# PPP, IRP, Fisher

Could a kind soul please shed some light on the correct formulas for each? These is a discrepancy between Schweser and the CFAI sample exams.

For instance, Schweser provides the following formula for relative PPP:

E(St) = So * (1 + Infl DC) / (1 + Infl FC)

where exchange rates are quoted FC:DC.

Conversely, the formla used in one of the sample exam questions (case on Sona and Golder Island) inflation for Foreign currency is in the numerator and Domestic is in the denominator. The spot is also quoted FC:DC similar to Schweser, so it is a different formula.

There are similar issues with IRP. Anyone able to shed light on this? What are the CORRECT representations of all these relations? Thanks so much!

From Textbook page 645 econ: for IRP

spot rate is E:\$ 125, Euro Rdc - 14%, US Rfc - 10%

E(s1) = 1.25 (1.1)/1.14

= 1.2601

For inflation - I know for sure higher inflation will lead to depreciation, so I put the lower inflation currency on top to get a lower value .

Actually, perhaps a more relevant question would be where is the errata for the sample exams? I can’t find it on the CFAI site.

Another gem in the answers talks about how when the correlation between assets increases, the number of assets required for diversification decreases. I’m pretty sure I disagree with this statement as well. This whole sample test experience has left a really bad taste and it’s incredibly disappointing.

Please let me know if anyone has seen any sort of list containing errors in the sample exams. Thanks much!

I like to think of it this way - If you’re quoting E: (I like to think of it as B:A) or if it is quoted /E then A/B. The formula is then S * (1+A)/(1+B)

hey arial it says in the portfolio mgment book that if correlation between assets is lower, there are more benefits to diversifying BUT it takes more securities in your portfolio to realise those benefits.

So maybe the answer is saying that if correlation’s higher, you reach your optimum diversification level more quickly. I agree this is confusing…

CFAI is so screwed up in this section. First they make the point that the convention they will use is the Direct quote (FC:DC), then later explaining IRP, they are giving quotes in DC:FC along with an outdated exchange rate! Really bad! The format is FC:DC, e.g. one unit FC: DC, and IRP is F = S(1+iDC)/(1+iFC).

The representations are all the same, maybe that’s the point they’re trying to get across. It’s a much better use of time to understand that point than it is to complain about the switching of conventions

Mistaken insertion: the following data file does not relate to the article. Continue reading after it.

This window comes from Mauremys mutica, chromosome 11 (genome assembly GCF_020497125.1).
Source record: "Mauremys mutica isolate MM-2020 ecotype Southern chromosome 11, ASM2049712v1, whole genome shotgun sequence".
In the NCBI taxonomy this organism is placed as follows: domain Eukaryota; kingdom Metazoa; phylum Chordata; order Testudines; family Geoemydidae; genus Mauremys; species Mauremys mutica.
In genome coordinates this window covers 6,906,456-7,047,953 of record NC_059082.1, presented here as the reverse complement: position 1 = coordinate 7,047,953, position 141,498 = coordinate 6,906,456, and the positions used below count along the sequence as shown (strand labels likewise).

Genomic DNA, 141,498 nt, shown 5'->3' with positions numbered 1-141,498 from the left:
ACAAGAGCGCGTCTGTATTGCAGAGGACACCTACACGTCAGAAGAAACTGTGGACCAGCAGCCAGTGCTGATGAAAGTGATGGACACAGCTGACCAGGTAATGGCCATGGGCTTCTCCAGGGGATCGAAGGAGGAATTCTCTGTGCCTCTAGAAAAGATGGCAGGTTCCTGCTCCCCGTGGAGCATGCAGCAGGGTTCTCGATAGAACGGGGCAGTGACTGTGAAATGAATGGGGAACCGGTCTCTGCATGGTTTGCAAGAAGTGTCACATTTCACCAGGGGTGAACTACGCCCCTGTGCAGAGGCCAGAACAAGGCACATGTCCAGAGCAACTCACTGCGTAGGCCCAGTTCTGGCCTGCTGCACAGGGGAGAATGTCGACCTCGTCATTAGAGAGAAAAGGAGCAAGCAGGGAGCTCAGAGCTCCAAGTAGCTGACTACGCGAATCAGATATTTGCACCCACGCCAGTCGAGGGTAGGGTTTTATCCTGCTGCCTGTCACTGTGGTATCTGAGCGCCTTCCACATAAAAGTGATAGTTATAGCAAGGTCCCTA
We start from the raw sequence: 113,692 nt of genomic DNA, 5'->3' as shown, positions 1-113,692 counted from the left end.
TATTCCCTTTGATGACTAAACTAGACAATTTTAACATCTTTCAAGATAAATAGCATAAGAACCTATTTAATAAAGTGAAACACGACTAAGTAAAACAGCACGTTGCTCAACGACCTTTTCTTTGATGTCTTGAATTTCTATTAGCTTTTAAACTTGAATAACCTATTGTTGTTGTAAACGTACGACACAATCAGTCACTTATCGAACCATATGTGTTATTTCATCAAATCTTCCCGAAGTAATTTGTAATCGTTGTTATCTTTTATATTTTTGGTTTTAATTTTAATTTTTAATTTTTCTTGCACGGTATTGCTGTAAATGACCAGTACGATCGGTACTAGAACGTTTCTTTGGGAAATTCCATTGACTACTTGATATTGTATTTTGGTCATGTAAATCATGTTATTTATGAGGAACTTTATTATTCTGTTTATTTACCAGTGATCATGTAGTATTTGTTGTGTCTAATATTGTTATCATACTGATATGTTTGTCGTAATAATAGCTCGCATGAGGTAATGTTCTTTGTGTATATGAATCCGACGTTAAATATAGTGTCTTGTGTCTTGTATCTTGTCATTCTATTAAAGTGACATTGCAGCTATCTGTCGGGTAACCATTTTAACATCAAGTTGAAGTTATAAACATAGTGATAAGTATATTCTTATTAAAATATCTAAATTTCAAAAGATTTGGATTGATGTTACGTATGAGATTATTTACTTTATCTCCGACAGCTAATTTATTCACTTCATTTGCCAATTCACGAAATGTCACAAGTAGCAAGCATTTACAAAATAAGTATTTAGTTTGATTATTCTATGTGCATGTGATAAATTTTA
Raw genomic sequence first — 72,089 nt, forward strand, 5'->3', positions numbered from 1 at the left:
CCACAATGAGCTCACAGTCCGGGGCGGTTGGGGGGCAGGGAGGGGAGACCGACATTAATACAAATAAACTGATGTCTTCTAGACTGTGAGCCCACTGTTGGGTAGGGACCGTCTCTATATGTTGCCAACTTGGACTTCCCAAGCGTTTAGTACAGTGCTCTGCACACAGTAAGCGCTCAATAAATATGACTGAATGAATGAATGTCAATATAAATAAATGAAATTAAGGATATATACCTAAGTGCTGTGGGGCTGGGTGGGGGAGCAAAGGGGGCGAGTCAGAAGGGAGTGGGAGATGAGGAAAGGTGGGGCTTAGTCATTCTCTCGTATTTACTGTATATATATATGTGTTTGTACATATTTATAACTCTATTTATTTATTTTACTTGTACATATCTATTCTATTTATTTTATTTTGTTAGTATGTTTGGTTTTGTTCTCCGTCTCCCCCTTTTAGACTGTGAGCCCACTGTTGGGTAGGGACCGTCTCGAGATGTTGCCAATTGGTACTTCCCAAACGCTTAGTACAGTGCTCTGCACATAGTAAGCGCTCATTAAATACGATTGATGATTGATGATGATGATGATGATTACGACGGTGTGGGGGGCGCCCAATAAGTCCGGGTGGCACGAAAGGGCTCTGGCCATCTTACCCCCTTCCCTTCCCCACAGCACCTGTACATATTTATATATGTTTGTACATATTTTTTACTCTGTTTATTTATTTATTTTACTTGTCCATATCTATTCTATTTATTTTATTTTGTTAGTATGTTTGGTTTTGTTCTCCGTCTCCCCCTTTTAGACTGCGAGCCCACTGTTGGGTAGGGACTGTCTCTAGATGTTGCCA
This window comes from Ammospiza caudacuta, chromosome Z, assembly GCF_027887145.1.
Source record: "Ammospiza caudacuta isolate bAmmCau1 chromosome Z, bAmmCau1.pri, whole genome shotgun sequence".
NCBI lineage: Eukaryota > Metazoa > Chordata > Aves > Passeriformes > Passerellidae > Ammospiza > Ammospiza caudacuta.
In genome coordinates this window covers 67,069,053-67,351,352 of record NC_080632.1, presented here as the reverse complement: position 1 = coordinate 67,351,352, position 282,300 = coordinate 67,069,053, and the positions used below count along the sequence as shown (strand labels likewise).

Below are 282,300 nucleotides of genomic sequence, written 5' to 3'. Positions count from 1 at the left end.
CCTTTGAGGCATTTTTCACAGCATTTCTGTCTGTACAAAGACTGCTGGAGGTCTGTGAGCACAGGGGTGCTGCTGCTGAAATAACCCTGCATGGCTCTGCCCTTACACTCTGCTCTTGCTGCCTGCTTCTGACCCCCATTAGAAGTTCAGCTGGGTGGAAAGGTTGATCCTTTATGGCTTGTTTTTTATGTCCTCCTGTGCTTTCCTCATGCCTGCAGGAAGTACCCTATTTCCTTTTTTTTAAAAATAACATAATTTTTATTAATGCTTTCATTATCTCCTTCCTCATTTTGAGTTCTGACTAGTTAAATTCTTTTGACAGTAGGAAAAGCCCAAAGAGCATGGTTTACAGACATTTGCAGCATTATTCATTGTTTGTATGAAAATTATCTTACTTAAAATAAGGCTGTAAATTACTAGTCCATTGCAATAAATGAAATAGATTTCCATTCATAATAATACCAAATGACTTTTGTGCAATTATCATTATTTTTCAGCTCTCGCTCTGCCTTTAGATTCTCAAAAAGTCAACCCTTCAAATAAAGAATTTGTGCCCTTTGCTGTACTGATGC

It doesnt matter if the rate is quoted FC:DC or domestic/foreign or \$/EUR as long as they specify.

Thank all for your comments! Kwalew, I respectfully disagree. While I appreciate the point you’re trying to get across, the two formulas are not mathematically equivalent. As I said above:

"E(St) = So * (1 + Infl DC) / (1 + Infl FC)

where exchange rates are quoted FC:DC.

Conversely, the formla used in one of the sample exam questions (case on Sona and Golder Island) inflation for Foreign currency is in the numerator and Domestic is in the denominator. The spot is also quoted FC:DC similar to Schweser, so it is a different formula."

If the spot was quoted differently, they would have been mathematically equivalent but in this case they really aren’t. I agree that there is no point in complaining but it is a bit disheartening that in light of time constraints, simple things like that are messed up.

Thank you all for your input and best of luck!

What mock exam r u talking about?

I was referring to the paid sample exams currently posted on the CFAI site.

I haven’t seen the question. But, fundamentally, they are still mathematically equivalent. Take the inverse of the quote as given, and it will be in the form you “need”. Perhaps that is the issue they were trying to fool the takers on. If there is something else in the question that I am missing, I apologize… but as given, taking 1 / FC:DC will give the relationship you need.

If the formula is: E(St) = So * (1 + Infl DC) / (1 + Infl FC) and the spot is quoted as FC:DC, you would have to flip BOTH the inflation rates as well as the way the spot is quoted to get a mathematical equivalent, no? If you do only one, but not the other, you will end up with a different formula. Sorry to belabor this point.

Well, theres understanding the underlying principle and knowing the trick that Schweser teaches, they will both get you to the right answer (not always the case with Sch). The first is knowing that for PPP, if the rate is quoted at FC:DC, then 1 + DC rate is in numerator, and 1 + FC rate is in denominator. The underlying principle is that the currency with higher inflation will depreciate.

That being said, tt doesn’t matter which currency Schweser quotes, if the inflation in Country A is higher than in Country B, country A’s currency should depreciate. Therefore, if Schweser “gives” the formula as

1 + In DC / 1 + IN FC * Spot and spot is quoted as DC:FC you can take the inverse of the spot quote, or reverse the rates in numerator and denominator. Either way you should get an answer showing you that the country with higher inflation depreciated

No, you would not flip both. Do not get hung up on letters. Think about what proof you are solving. The currency with the higher inflation rate will depreciate. If the fraction of currency is X over Y (I dont care about the quoting convention) then you multiply by Inflation X over Inflation Y.